• Dresses with sheer or lacy fabrics; heavily embroidered or beaded dresses; dresses with bias-cut sections or with trains; and heavy skirts should be stored horizontally in storage boxes such as these, available at The Container Store, and lined in unbleached cotton muslin or acid-free tissue paper. You can also use archival quality storage boxes (products that are permanent, durable, and/or chemically stable) for extra security, but it isn't a necessary expense. Smaller, lighter items such a cashmere cardigans, scarves, gloves and lace skirts may be stored, unfolded, on top of each other. Take care that the total weight on the bottom layer in the box is not excessive. Keep on hand plenty of acid-free tissue paper for packing between layers. Tissue can be ordered in bulk from eBay. Multiple layers of tissue sandwiched between garments can do wonders protecting against deterioration.

Janet's labeled storage boxes of feathered textiles, beaded dresses, lace skirts and silk scarves.

  • Fragile tulle skirts and dresses should be hung inside out and folded at the waist on pant hangers. This will protect the tulle from accidentally being torn by another garment or from a hanger. This tip is good advice for all tulle garments, whether vintage or not.

    • While it's tempting to display vintage hats on a wall or rack, it's smarter to store them in a closet or hatbox stuffed with acid-free tissue paper. Hats are especially susceptible to fading from sunlight, and are often made from delicate fabrics such as organza, silk and feathers. Extra effort taken towards caring for vintage hats will go a long way towards protecting them from deterioration. Removable hat feathers can be stored flat in archival boxes.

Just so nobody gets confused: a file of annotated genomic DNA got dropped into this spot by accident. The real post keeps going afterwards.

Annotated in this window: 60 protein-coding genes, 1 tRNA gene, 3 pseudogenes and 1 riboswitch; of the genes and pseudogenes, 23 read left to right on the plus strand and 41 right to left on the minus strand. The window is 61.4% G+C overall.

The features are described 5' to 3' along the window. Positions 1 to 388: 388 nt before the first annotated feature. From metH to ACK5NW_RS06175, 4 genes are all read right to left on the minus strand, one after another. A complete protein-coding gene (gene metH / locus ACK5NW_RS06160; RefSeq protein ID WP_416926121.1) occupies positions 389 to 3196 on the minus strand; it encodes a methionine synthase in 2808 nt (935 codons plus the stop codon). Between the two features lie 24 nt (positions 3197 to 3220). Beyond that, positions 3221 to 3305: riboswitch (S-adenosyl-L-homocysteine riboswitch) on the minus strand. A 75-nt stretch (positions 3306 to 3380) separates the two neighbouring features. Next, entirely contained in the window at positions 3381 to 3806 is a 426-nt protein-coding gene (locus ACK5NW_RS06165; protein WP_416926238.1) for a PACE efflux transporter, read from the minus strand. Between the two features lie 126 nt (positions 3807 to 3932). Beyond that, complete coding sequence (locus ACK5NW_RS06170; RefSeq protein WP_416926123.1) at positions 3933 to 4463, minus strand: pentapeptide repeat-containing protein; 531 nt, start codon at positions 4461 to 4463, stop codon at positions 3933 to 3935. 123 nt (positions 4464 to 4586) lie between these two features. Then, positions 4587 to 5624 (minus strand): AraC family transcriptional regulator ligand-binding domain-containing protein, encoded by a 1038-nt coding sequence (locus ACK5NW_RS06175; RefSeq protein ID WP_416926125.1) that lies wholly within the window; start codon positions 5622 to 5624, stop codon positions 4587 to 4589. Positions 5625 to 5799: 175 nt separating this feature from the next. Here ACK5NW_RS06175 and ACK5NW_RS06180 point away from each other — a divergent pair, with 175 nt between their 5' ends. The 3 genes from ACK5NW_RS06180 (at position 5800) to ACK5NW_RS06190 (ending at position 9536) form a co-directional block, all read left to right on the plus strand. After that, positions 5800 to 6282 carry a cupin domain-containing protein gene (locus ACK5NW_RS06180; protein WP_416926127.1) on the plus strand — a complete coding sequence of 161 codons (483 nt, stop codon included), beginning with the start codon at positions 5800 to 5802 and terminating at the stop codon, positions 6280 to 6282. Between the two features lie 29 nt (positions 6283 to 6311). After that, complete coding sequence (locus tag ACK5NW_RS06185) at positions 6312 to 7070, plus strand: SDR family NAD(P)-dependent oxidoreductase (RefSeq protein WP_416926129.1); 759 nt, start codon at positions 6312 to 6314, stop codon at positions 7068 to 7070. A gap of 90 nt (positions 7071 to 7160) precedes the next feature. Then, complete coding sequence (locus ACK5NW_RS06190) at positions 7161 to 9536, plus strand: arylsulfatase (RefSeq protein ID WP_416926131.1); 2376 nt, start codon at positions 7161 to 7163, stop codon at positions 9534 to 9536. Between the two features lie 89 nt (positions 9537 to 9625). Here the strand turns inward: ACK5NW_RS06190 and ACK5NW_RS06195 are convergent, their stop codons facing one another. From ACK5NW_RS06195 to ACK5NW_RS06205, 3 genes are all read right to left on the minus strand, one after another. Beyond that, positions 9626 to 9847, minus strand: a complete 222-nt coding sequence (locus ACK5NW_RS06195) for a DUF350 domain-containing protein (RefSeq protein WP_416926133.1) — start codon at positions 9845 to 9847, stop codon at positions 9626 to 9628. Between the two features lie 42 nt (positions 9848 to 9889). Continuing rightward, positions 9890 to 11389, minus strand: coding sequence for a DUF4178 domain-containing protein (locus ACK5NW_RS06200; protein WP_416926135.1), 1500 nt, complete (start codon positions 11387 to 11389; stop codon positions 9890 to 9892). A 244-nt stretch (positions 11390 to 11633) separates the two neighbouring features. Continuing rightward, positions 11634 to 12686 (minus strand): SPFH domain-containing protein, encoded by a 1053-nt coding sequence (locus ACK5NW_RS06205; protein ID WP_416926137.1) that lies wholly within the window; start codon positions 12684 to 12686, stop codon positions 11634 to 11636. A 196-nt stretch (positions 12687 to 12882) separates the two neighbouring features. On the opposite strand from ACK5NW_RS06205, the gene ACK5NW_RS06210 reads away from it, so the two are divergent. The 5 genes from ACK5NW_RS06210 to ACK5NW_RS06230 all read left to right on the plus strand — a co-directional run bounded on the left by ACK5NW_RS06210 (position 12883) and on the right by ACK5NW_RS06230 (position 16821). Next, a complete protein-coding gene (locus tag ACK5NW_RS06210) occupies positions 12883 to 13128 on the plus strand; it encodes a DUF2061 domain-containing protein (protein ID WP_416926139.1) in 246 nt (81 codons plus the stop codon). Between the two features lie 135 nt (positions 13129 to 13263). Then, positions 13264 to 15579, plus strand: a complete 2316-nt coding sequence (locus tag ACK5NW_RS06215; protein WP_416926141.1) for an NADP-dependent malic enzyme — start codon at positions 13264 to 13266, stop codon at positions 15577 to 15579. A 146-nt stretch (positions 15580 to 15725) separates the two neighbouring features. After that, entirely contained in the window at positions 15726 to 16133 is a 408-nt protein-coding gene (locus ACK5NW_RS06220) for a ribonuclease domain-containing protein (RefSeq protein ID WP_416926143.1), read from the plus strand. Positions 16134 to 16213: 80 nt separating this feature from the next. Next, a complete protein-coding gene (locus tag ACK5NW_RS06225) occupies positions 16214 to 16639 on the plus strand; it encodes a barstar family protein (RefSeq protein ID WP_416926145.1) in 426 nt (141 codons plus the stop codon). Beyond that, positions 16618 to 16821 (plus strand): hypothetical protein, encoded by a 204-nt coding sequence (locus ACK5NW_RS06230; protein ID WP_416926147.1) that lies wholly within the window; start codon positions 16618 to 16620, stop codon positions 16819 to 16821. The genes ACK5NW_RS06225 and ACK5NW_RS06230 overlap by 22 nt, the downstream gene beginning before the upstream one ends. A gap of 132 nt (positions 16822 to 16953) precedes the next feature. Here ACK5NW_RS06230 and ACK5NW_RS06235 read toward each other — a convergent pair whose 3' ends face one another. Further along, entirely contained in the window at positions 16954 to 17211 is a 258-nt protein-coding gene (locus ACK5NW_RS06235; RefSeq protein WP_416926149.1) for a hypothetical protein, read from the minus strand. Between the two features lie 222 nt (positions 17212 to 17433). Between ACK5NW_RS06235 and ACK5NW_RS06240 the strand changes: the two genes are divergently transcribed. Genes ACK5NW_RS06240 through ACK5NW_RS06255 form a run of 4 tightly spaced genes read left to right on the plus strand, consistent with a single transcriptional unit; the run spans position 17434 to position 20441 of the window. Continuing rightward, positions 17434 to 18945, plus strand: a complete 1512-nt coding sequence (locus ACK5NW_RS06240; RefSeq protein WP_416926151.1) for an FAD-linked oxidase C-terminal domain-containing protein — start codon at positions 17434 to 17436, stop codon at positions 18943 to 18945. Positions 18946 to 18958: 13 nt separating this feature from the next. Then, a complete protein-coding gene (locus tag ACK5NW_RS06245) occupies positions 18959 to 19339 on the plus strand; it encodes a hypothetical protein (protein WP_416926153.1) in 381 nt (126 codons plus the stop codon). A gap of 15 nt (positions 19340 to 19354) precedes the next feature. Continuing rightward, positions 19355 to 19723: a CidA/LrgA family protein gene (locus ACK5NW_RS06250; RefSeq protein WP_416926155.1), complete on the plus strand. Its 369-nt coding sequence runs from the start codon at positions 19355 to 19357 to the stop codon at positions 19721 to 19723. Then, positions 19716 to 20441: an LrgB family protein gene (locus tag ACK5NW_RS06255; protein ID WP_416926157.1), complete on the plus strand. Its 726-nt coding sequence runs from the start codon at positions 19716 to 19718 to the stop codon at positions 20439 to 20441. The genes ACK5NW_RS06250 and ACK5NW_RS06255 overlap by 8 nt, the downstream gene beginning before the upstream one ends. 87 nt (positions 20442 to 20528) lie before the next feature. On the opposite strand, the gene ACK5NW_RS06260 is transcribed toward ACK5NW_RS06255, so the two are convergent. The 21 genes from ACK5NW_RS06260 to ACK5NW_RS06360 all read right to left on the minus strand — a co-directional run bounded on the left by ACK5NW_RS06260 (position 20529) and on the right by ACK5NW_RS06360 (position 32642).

• Vintage dresses should be hung in fabric garment bags. Never store vintage clothing in plastic bags. Natural fabrics expand and contract depending on temperature, and plastic bags trap air and prevent garments from breathing.

    • Storing vintage handbags is simple: Stuff acid-free tissue paper inside the bag, place the bag in its original dust bag or into a cotton pillow case, then store the bag in a cool, dry location away from direct sunlight.

      • Vintage furs require extra care. Have your furs cleaned yearly by a furrier, not a dry cleaner. Fur coats should also receive a conditioning and glaze to keep the fur shiny and soft. Never store fur in a plastic bag, never comb or brush fur, and avoid hanging it in a bright place. 
      Cleaned, conditioned, and glazed vintage furs.

      Have any tips regarding storing and caring for vintage and thrifted items? Have these tips helped you reconsider how you store your vintage items? Leave a comment and let us know!


      1. Great tips! I just started an online vintage shop and really appreciated these storage tips.

        xo L.

      2. I am in awe of your ability to come up with yet more useful information about thrifting :)

      3. Whoa, these are excellent tips and I have several items that I need to treat more kindly.

      4. Really good method to stored those things. I am very much impressed with your abilities to do this.